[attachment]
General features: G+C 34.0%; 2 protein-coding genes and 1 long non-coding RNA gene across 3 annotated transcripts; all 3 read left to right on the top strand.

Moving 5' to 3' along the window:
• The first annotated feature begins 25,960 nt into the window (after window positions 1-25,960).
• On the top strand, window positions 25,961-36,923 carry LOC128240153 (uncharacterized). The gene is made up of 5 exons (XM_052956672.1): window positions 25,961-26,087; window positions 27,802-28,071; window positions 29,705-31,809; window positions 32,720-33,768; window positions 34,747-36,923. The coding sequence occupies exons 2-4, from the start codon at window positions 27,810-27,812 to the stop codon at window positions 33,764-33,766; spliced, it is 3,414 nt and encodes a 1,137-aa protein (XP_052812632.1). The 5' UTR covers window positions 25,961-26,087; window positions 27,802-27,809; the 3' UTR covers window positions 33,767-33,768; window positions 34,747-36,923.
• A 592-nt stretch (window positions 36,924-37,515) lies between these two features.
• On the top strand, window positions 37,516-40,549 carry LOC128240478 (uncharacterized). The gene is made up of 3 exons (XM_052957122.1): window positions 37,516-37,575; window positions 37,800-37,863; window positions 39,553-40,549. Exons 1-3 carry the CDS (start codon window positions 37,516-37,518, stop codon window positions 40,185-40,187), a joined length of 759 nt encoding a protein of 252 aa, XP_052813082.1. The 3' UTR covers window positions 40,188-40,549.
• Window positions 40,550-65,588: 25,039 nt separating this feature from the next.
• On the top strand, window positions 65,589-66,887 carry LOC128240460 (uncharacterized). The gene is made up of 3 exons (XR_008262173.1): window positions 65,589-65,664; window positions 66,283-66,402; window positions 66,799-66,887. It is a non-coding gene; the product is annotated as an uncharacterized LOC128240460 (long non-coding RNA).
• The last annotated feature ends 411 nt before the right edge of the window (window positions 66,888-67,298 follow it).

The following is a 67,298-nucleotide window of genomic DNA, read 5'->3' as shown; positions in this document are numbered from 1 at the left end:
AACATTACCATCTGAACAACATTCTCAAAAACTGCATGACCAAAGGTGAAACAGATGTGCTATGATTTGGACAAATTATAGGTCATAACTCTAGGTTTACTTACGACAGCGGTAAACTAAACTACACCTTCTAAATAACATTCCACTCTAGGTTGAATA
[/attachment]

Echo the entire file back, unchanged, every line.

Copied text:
General features: G+C 34.0%; 2 protein-coding genes and 1 long non-coding RNA gene across 3 annotated transcripts; all 3 read left to right on the top strand.

Moving 5' to 3' along the window:
• The first annotated feature begins 25,960 nt into the window (after window positions 1-25,960).
• On the top strand, window positions 25,961-36,923 carry LOC128240153 (uncharacterized). The gene is made up of 5 exons (XM_052956672.1): window positions 25,961-26,087; window positions 27,802-28,071; window positions 29,705-31,809; window positions 32,720-33,768; window positions 34,747-36,923. The coding sequence occupies exons 2-4, from the start codon at window positions 27,810-27,812 to the stop codon at window positions 33,764-33,766; spliced, it is 3,414 nt and encodes a 1,137-aa protein (XP_052812632.1). The 5' UTR covers window positions 25,961-26,087; window positions 27,802-27,809; the 3' UTR covers window positions 33,767-33,768; window positions 34,747-36,923.
• A 592-nt stretch (window positions 36,924-37,515) lies between these two features.
• On the top strand, window positions 37,516-40,549 carry LOC128240478 (uncharacterized). The gene is made up of 3 exons (XM_052957122.1): window positions 37,516-37,575; window positions 37,800-37,863; window positions 39,553-40,549. Exons 1-3 carry the CDS (start codon window positions 37,516-37,518, stop codon window positions 40,185-40,187), a joined length of 759 nt encoding a protein of 252 aa, XP_052813082.1. The 3' UTR covers window positions 40,188-40,549.
• Window positions 40,550-65,588: 25,039 nt separating this feature from the next.
• On the top strand, window positions 65,589-66,887 carry LOC128240460 (uncharacterized). The gene is made up of 3 exons (XR_008262173.1): window positions 65,589-65,664; window positions 66,283-66,402; window positions 66,799-66,887. It is a non-coding gene; the product is annotated as an uncharacterized LOC128240460 (long non-coding RNA).
• The last annotated feature ends 411 nt before the right edge of the window (window positions 66,888-67,298 follow it).

The following is a 67,298-nucleotide window of genomic DNA, read 5'->3' as shown; positions in this document are numbered from 1 at the left end:
AACATTACCATCTGAACAACATTCTCAAAAACTGCATGACCAAAGGTGAAACAGATGTGCTATGATTTGGACAAATTATAGGTCATAACTCTAGGTTTACTTACGACAGCGGTAAACTAAACTACACCTTCTAAATAACATTCCACTCTAGGTTGAATA